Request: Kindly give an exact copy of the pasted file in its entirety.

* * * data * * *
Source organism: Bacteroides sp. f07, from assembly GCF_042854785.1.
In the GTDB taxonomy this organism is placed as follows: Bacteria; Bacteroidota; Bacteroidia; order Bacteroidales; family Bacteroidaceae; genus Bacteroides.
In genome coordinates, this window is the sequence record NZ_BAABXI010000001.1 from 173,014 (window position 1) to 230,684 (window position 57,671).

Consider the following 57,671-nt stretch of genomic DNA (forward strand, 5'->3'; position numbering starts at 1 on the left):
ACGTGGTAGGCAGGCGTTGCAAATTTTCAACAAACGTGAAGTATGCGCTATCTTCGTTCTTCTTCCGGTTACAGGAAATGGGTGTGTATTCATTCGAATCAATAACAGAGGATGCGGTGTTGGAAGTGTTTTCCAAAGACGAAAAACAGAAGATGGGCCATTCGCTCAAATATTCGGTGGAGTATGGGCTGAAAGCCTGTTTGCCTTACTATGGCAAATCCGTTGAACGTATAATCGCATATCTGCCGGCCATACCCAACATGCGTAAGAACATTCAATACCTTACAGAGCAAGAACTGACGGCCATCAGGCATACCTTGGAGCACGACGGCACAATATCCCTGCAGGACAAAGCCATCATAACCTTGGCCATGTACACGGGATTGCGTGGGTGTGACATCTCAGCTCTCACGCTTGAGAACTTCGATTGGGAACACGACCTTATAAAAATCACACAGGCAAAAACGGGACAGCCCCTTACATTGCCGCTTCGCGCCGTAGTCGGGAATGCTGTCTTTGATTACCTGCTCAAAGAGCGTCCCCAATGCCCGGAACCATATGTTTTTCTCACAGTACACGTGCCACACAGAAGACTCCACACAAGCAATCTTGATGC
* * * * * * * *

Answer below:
Source organism: Bacteroides sp. f07, from assembly GCF_042854785.1.
In the GTDB taxonomy this organism is placed as follows: Bacteria; Bacteroidota; Bacteroidia; order Bacteroidales; family Bacteroidaceae; genus Bacteroides.
In genome coordinates, this window is the sequence record NZ_BAABXI010000001.1 from 173,014 (window position 1) to 230,684 (window position 57,671).

Consider the following 57,671-nt stretch of genomic DNA (forward strand, 5'->3'; position numbering starts at 1 on the left):
ACGTGGTAGGCAGGCGTTGCAAATTTTCAACAAACGTGAAGTATGCGCTATCTTCGTTCTTCTTCCGGTTACAGGAAATGGGTGTGTATTCATTCGAATCAATAACAGAGGATGCGGTGTTGGAAGTGTTTTCCAAAGACGAAAAACAGAAGATGGGCCATTCGCTCAAATATTCGGTGGAGTATGGGCTGAAAGCCTGTTTGCCTTACTATGGCAAATCCGTTGAACGTATAATCGCATATCTGCCGGCCATACCCAACATGCGTAAGAACATTCAATACCTTACAGAGCAAGAACTGACGGCCATCAGGCATACCTTGGAGCACGACGGCACAATATCCCTGCAGGACAAAGCCATCATAACCTTGGCCATGTACACGGGATTGCGTGGGTGTGACATCTCAGCTCTCACGCTTGAGAACTTCGATTGGGAACACGACCTTATAAAAATCACACAGGCAAAAACGGGACAGCCCCTTACATTGCCGCTTCGCGCCGTAGTCGGGAATGCTGTCTTTGATTACCTGCTCAAAGAGCGTCCCCAATGCCCGGAACCATATGTTTTTCTCACAGTACACGTGCCACACAGAAGACTCCACACAAGCAATCTTGATGC